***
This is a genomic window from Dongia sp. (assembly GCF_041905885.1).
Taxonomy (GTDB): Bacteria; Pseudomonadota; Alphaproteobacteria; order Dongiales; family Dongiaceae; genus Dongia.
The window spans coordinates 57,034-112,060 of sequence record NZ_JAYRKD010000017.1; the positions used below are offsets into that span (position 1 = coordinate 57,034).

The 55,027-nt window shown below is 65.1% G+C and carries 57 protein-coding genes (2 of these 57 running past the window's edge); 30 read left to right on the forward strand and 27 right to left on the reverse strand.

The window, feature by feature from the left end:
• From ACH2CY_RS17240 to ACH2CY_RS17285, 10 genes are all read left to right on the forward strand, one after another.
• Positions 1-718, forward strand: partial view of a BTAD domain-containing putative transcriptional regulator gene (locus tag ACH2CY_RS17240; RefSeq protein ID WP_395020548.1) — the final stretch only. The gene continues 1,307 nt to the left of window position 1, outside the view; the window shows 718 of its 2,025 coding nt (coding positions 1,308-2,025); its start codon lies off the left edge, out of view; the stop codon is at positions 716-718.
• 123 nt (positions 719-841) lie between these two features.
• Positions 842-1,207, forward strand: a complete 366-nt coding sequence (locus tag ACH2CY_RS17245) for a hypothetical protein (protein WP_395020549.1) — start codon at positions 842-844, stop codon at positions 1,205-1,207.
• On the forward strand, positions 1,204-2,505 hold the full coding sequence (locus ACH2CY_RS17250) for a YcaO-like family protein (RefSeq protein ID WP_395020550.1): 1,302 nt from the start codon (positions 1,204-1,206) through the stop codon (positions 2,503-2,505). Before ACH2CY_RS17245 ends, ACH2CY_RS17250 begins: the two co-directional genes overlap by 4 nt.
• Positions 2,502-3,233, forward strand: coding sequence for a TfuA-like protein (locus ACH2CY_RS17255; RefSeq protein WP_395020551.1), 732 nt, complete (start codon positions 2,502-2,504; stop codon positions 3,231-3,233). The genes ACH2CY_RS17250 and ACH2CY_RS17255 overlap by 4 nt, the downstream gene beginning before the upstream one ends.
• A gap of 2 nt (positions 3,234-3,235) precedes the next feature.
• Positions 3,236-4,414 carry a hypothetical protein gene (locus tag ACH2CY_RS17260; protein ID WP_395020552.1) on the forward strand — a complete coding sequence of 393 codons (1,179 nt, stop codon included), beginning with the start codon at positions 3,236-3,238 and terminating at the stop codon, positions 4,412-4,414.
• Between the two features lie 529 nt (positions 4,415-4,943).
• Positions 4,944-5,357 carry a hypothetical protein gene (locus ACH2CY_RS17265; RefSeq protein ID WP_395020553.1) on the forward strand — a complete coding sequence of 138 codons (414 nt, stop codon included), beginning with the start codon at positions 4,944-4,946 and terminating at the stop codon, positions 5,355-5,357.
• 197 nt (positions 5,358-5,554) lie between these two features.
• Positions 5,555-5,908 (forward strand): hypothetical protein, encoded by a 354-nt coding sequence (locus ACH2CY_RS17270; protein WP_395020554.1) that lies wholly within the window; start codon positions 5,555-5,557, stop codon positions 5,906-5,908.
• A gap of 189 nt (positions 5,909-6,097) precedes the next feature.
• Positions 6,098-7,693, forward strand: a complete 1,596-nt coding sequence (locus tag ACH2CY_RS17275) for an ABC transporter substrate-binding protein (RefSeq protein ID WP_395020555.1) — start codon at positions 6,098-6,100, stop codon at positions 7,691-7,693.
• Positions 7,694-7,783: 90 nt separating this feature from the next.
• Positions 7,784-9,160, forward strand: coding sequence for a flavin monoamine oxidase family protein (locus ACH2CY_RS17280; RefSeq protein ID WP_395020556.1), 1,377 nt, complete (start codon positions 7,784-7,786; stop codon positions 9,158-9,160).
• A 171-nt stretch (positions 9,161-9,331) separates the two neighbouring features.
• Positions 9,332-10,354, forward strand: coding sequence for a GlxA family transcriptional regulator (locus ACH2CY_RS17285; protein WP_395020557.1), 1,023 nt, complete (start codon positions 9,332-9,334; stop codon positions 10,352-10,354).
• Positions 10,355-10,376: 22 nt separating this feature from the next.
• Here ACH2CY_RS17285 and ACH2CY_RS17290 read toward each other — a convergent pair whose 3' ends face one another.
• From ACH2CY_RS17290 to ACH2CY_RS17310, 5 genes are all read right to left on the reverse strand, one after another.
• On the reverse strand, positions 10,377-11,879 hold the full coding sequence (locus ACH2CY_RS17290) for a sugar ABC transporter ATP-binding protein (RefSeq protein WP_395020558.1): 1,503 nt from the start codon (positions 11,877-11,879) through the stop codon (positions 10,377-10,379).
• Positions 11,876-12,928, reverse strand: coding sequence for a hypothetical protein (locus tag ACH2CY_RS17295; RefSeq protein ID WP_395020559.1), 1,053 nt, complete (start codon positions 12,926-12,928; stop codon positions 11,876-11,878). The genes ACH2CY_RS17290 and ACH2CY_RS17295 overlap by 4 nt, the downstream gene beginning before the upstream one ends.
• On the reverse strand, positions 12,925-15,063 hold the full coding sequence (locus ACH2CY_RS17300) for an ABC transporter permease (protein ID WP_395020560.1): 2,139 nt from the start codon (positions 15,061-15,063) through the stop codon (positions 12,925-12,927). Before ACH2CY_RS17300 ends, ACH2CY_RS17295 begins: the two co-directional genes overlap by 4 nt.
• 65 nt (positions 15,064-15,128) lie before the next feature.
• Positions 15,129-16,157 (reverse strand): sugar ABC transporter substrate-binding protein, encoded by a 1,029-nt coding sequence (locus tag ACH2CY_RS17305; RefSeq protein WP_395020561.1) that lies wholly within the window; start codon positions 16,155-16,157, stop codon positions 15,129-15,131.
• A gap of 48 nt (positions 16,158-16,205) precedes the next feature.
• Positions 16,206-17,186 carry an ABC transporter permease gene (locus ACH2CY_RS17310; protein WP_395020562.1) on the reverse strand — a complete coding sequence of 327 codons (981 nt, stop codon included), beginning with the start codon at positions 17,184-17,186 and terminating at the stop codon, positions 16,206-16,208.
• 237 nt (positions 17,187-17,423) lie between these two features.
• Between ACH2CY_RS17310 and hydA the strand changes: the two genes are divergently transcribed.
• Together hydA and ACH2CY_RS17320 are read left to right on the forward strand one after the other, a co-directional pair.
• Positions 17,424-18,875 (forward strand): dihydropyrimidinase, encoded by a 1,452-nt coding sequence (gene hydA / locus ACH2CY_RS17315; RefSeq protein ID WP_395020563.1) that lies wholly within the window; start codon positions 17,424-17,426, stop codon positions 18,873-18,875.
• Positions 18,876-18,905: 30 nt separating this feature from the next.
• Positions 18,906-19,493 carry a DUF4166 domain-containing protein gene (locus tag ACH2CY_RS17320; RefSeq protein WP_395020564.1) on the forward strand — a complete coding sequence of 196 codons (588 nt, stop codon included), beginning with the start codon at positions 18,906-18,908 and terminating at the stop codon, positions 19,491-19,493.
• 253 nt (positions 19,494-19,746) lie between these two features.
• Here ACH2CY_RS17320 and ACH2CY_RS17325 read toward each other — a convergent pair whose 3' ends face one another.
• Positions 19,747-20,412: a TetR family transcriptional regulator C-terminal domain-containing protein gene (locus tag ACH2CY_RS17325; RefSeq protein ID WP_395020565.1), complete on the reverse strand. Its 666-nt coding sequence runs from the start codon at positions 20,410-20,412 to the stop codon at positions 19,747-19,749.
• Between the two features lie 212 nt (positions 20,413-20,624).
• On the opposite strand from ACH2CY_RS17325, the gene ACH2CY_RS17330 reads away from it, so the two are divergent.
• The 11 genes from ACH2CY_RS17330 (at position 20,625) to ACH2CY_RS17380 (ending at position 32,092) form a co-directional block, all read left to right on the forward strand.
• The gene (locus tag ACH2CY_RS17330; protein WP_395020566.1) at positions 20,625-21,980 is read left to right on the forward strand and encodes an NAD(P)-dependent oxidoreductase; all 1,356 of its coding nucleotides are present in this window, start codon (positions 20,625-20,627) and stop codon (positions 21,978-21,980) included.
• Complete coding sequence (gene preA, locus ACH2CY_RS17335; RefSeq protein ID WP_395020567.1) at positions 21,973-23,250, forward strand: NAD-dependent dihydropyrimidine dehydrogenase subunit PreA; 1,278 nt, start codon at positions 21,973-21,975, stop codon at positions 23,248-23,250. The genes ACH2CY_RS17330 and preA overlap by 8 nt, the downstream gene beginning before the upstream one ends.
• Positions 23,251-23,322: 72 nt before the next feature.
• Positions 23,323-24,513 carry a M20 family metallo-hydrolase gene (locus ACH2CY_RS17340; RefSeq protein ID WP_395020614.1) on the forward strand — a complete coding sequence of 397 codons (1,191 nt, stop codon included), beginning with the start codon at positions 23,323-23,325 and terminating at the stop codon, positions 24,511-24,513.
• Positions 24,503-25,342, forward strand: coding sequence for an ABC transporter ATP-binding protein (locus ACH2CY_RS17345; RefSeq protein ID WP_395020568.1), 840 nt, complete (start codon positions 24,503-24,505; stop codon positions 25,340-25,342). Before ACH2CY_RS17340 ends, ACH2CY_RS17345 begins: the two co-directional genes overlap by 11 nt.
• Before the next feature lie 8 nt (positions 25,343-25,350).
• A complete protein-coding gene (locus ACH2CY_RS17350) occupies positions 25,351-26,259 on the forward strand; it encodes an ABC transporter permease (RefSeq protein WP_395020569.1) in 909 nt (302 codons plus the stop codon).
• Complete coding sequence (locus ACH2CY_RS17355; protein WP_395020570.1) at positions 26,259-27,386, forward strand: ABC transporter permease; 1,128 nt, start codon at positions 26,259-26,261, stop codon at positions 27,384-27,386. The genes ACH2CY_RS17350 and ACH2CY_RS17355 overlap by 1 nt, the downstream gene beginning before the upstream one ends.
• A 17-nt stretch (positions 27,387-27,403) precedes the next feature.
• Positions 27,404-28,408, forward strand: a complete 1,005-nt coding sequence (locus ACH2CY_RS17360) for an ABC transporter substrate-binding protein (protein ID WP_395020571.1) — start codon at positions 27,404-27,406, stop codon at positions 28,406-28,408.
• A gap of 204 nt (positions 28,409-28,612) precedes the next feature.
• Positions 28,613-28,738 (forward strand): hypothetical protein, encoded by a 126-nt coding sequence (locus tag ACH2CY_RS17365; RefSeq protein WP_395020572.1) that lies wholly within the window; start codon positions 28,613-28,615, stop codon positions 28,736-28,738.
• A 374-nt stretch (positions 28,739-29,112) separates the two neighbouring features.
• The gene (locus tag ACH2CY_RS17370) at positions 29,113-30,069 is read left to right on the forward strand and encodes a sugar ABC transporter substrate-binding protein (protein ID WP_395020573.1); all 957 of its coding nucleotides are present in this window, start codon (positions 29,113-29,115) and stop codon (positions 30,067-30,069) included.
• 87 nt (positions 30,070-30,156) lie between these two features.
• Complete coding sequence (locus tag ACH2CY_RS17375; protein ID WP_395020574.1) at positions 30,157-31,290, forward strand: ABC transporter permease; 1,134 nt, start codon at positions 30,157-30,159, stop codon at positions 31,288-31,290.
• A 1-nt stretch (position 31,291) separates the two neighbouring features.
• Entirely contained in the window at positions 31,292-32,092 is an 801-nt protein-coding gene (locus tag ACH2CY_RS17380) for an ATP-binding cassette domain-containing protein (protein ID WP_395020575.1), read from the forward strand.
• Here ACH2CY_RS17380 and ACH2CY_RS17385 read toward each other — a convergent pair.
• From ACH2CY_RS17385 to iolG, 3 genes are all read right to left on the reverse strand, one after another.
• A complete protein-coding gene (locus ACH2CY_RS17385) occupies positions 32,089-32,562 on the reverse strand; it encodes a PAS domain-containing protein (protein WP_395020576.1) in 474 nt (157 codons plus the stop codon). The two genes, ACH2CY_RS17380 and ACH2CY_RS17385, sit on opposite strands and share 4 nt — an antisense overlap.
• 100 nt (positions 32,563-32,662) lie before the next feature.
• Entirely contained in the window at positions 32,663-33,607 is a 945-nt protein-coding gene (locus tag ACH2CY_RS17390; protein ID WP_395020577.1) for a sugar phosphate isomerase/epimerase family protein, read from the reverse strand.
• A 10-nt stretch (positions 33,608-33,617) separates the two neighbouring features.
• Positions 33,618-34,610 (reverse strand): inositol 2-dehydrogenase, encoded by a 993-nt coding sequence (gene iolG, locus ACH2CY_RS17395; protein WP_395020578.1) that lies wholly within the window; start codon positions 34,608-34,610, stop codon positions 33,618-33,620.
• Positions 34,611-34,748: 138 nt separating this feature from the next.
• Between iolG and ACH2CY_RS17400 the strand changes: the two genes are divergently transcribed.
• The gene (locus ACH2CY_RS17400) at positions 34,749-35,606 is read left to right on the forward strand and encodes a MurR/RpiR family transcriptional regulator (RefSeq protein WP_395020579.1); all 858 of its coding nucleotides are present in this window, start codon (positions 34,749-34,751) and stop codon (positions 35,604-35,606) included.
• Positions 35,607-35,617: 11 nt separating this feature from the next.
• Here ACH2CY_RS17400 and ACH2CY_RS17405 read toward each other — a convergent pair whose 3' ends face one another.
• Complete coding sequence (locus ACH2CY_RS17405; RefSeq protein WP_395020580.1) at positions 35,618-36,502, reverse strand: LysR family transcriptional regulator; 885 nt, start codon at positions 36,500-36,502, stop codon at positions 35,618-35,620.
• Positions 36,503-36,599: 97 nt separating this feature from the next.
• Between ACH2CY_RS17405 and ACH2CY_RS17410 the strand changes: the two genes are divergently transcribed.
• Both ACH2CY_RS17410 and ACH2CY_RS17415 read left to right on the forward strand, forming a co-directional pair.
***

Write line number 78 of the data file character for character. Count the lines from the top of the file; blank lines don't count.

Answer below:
• Between ACH2CY_RS17405 and ACH2CY_RS17410 the strand changes: the two genes are divergently transcribed.